If there is one main action and that action is completed then the audience know exactly what is going on.
But if there are sub-plots and other things that are not fully completed then there will be an element of suspense, t will keep the audience interested.
The unity of action says that there is only room in one play for one major action. Everything in the play has to do with the completion of this action.
If there are two actions in one play it is not one play, it is then two.
In the prologue to the tragedy of Aurung- zebe, or the Great Mogul (\6*i^, he says that he finds it more difficult to please himself than his audience, and is inclined to damn his own play : Not that it's worse than what before he writ, But he has now another taste of wit ; And, to confess a truth, though out of time, Grows weary of his long-loved mistress, Rhyme. Whether the existing French school of drama is superior or inferior to the English. Whether the Elizabethan dramatists were in all points superior to those of Dry den's own time. Whether plays arc more perfect in proportion as they conform to the dramatic rules laid down by the ancients. Whether the substitution of rhyme for blank verse in serious plays is an improvement.
Passion, he proceeds, is too fierce to be bound in fetters; and the sense of Shakespeare's unapproachable superiority, Shakespeare, whose masterpieces dispense with rhyme, inclines him to quit the stage altogether. The first point is considered in the remarks ofj Crites (Sir Robert Howard), with which the discussion opens.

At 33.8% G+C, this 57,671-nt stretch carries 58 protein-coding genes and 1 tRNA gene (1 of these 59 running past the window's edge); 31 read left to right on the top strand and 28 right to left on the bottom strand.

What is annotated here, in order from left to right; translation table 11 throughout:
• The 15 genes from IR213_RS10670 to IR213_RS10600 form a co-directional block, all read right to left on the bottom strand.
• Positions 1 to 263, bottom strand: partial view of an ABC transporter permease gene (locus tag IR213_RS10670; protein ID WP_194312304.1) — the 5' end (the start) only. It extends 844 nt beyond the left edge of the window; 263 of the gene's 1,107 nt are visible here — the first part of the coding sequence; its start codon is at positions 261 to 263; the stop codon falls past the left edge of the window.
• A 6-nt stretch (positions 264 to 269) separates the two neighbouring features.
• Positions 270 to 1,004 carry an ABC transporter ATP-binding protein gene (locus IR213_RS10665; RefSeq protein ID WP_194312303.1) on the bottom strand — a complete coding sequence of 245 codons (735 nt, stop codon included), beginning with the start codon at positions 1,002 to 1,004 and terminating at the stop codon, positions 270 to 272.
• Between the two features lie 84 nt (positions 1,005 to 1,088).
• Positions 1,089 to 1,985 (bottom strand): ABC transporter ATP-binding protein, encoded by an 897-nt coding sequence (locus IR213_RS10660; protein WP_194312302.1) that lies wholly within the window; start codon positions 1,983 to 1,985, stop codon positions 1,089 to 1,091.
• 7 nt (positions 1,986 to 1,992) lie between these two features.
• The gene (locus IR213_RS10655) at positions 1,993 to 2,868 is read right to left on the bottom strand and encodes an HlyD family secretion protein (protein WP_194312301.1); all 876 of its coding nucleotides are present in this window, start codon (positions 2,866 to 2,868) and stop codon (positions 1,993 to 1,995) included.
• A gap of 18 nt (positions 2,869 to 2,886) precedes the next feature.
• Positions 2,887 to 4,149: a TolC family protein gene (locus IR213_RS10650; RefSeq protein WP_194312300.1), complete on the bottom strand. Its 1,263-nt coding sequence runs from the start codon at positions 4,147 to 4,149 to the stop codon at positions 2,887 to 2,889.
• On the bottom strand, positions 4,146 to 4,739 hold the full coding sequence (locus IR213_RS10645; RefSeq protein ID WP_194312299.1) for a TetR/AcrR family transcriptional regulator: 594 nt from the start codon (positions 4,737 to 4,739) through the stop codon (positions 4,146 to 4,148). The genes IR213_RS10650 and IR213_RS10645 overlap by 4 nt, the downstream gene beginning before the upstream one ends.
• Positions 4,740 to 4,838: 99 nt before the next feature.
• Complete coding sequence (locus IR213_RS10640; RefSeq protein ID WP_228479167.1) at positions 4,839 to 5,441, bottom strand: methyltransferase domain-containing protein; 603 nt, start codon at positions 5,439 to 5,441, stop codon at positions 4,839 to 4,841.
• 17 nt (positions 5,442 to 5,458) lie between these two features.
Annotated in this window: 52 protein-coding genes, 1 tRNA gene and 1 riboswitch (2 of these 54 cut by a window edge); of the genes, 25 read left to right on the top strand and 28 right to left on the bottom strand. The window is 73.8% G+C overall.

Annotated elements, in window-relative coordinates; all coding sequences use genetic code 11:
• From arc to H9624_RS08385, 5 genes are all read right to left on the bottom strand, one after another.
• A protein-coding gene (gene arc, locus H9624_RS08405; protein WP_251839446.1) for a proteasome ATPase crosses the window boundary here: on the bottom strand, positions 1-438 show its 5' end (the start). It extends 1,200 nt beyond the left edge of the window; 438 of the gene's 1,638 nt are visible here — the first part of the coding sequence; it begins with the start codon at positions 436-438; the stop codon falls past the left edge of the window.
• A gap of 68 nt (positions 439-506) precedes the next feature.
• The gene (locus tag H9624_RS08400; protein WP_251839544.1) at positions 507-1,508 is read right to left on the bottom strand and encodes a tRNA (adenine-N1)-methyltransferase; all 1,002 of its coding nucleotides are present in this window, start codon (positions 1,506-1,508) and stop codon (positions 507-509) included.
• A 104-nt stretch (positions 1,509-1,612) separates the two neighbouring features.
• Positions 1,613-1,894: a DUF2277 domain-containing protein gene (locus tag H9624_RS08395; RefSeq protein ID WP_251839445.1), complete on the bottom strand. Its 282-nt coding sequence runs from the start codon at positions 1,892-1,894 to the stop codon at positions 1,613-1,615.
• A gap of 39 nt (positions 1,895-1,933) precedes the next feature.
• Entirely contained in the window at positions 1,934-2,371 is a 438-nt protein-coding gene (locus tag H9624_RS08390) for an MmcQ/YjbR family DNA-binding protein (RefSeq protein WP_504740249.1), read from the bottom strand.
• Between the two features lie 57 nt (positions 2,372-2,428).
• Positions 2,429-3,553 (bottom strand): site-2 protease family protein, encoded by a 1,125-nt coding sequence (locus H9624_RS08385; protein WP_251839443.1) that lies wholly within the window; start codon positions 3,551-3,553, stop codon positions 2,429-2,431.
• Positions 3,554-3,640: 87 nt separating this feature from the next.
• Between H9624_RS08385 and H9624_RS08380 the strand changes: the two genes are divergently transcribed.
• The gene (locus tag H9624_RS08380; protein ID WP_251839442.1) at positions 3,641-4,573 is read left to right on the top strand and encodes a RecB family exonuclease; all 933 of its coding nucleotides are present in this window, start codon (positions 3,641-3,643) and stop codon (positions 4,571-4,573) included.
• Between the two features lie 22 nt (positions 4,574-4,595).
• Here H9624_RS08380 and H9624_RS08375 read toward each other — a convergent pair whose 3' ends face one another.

DRYDEN AN ESSAY OF DRAMATIC POESY ARNOLD OXFORD UNIVERSITY PRESS LONDON EDINBURGH GLASGOW NEW YORK TORONTO MELBOURNE CAPE TOWN BOMBAY HUMPHREY MILFORD PUBLISHER TO THE UNIVERSITY 9 DRYDEN AN ESSAY OF DRAMATIC POESY EDITED WITH NOTES BY THOMAS ARNOLD, M. In that drama, when prose was not employed, the use of rhyme was an essential feature.
COLL., OXFORD AND FELLOW OF THE ROYAL UNIVERSITY OF IRELAND THIRD EDITION, REVISED BY WILLIAM T. Charles II, having been much in Paris during his exile, had been captivated by the French drama, then in the powerful hands of Corneille and Moliere.
Nevertheless his original contention, however under the pressure of dejection, and the sense perhaps of flagging powers, he may afterwards have been willing to abandon it, cannot be lightly set aside as either weak or unimportant; a point on which I shall have something to say presently. In connexion with it the speaker deals with the fourth point, assuming without proof that regard to the unities of Time and JPlace, inasmuch as it tends to heighten tjip illusion of reality, must placejthe authors who pay it above those w Eo~negkct it.
Five critical questions are handled in the Essay, viz. \Eugenius J(Lord Buckhurst) answers him, pointing out the narrow range of the Greek drama, and several defects which its greatest admirers cannot deny.